By Mohona Dutta | Reading time 6 mins

3 Questions Every Recruiter Should Ask

How many of us remember our first job interview? Almost all, I guess. I certainly do remember mine. I was nervous, fumbled a lot and in the end landed up not getting the job. Since then, I kind of understood what recruiters are looking for when they ask you certain questions.


After going through several articles, studies and personal interactions with recruiters, I can say that all hiring personnel is looking for the one candidate that is the right fit for the company. The term right fit holds an elaborate meaning.


One who can blend well within the cultural milieu of the organization, shares the same vision, is ambitious but a team player as well, and what they foresee in the future and so on.

CRM recruiter - AhaApps

A talent placement and staffing solutions provider will have a deep-rooted understanding as to what will garner the best hire. It is paramount to ensure that your applicant is a good fit for the company, but this can be achieved if you ask the right questions grasping their abilities to the fullest extent.

There are several questions that you may want to ask the candidate within a short span of time. Questions such as –

  • What do you know about our company, and why do you want to work here?
  • Can you tell me about your current job?
  • Do you work best alone or on a team?
  • In your most recent role, was there a time when you had to overcome a significant challenge?

Honestly, there is no dearth of such questions to gauge the chances of the jobseeker to get hired. However, remember as a hiring manager you have to be a little careful to conduct an interview — particularly if you’re new to doing so. Also, there are three important questions, that have to be on your list which can help you narrow down your decision.

1. Tell me about your previous company?

This can be a great way to break the ice during an interview. Try to observe their non-verbal communication when they answer this question. Do they twitch or shift side to side or are uncomfortable when recounting their experiences?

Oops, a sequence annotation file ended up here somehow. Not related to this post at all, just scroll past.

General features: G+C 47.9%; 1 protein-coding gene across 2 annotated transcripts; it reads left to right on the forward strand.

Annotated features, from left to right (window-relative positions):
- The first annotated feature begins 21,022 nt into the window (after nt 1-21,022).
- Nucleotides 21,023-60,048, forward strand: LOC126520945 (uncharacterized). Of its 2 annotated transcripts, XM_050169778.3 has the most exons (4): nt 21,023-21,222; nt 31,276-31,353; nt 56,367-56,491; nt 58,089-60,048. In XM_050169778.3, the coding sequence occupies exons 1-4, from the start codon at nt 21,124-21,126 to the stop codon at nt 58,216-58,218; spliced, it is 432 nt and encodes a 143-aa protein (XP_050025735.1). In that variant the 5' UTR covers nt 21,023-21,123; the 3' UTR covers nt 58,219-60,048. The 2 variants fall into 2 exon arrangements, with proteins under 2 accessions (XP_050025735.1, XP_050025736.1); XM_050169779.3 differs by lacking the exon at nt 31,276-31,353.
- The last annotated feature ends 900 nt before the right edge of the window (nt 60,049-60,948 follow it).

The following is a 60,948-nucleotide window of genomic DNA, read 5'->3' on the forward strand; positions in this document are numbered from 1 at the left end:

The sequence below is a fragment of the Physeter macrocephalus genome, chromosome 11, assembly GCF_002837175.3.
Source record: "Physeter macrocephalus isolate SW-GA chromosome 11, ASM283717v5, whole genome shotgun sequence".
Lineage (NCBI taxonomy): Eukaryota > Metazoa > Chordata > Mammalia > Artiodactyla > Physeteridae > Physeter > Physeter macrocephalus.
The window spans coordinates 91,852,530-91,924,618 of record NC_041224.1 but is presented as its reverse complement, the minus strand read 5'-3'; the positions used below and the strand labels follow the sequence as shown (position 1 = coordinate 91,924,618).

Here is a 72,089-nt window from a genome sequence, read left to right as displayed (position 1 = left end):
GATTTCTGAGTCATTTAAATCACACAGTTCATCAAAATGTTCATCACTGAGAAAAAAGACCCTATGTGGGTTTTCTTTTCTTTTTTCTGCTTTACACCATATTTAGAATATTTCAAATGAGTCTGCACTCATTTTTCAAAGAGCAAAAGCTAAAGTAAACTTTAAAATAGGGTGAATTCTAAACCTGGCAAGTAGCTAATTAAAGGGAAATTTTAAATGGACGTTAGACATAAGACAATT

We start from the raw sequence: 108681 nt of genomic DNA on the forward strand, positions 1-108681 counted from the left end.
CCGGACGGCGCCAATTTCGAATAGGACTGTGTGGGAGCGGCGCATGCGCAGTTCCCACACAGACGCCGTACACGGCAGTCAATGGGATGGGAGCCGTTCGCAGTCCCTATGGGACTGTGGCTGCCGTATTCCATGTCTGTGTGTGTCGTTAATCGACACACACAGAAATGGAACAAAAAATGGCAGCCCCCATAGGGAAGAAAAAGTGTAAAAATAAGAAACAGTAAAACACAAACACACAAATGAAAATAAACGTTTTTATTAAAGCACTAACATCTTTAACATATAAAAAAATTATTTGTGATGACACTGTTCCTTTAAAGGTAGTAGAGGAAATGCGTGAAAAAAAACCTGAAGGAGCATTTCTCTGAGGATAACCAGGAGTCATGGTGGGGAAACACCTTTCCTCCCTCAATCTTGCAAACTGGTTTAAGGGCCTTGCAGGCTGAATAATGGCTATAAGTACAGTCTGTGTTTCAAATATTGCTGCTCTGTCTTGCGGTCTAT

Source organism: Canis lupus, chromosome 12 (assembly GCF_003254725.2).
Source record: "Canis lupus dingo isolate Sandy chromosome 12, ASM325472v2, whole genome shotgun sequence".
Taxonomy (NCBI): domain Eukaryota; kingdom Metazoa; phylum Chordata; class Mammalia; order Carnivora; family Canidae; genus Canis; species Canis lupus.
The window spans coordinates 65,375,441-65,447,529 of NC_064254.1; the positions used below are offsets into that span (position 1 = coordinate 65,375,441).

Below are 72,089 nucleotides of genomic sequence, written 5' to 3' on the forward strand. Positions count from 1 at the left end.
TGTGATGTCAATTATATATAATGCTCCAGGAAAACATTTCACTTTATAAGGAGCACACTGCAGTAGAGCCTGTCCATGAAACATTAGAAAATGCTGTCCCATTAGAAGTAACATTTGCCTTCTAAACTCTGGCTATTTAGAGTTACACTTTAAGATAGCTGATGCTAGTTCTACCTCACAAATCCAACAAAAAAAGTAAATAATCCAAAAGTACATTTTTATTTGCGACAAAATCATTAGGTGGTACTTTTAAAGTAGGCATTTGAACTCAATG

One of the major red flags is if the candidate starts speaking negatively about their past employer, co-workers, and job in general. We all have encountered that one not so great boss but getting all riled up and spewing hatred is not going to help at all.


If you see a candidate behaving in this manner, well it’s a sure no-go situation. This can be a good reflection of the level of professionalism that they’ll bring to your own company once hired — and what they could say about you in case they leave.

2. Why should we hire you?

This is by far one of the most popular questions in an interview and perhaps a very poignant one too. This can help you understand how comfortable the candidate is discussing their achievements, which can also prove how confident they are showcasing and selling themselves (or their ideas).


Also, this is an effortless way for you to assess if the jobseeker has the right qualification for the role, while also learning whether they have any additional qualities/talents that may benefit your organization in the future.

3. Where do you see yourself in 5, 10 years from now?

I had recently read an article wherein a person was asked a similar question. And she replied saying, “Five years from now, I see myself celebrating my five-year work anniversary and you all congratulating me.” She obviously got the job and had recently celebrated 10 years with the organization.


This is a favorite question that hiring managers love to ask. This can give you a good understanding whether the candidate is ambitious, goal-oriented and whether they have their future planned.


If they don’t have any goals in mind, this could signify a lack of forethought or interest in the position. Most millennials would say that the future is unseen, unplanned and so on. But having a plan in place can avoid a lot of unprecedented situations.


It goes to show that being a planner helps, you have an idea at least as to what you want to do or where do you want to go. And can throw light on the candidate’s true aspirations.


For example, if you are looking for a Dynamics Solution Architect for your CRM and the interviewee tells you that in two years, he wants to open his own restaurant, you can simply understand the vested interest in the job.


There is nothing wrong in pursuing one’s passion, but I guess in the job interview for a specific kind of talent, you tell point-blank to someone who could give you a job in a completely different company and sector, you can bet you won’t be getting a call back anytime soon.


The answer to this question could mean that they might not stay with your company for long, or that they aren’t driven enough to pursue more for themselves.


Sometimes, a few questions aren’t enough and there are times you might land up hiring a completely wrong fit. Rules of hiring have changed, it’s no longer in the hands of the recruiter but the talent.


We talk from experience and an understanding of the hiring trajectory with the help of our inhouse talent experts. If you want to discuss further, contact us.

Author’s bio:

Mohona is a Content Writer for the Marketing team in AhaApps since 2019. When she is not busy attending to her creative, technical side, she likes to binge on sitcoms on Netflix. She loves writing poems and reading short stories when she wants to break away from the humdrum of life.